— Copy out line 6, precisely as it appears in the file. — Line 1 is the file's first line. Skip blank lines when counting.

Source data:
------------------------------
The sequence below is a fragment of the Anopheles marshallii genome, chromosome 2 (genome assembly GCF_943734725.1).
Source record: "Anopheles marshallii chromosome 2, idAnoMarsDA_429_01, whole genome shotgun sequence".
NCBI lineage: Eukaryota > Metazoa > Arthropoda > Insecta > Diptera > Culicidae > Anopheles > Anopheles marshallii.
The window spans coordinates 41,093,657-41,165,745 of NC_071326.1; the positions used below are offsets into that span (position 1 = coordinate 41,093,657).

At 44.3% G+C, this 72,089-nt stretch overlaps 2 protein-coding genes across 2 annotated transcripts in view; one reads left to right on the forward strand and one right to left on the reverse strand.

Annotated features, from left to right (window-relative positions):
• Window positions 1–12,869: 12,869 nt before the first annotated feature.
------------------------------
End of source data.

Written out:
Annotated features, from left to right (window-relative positions):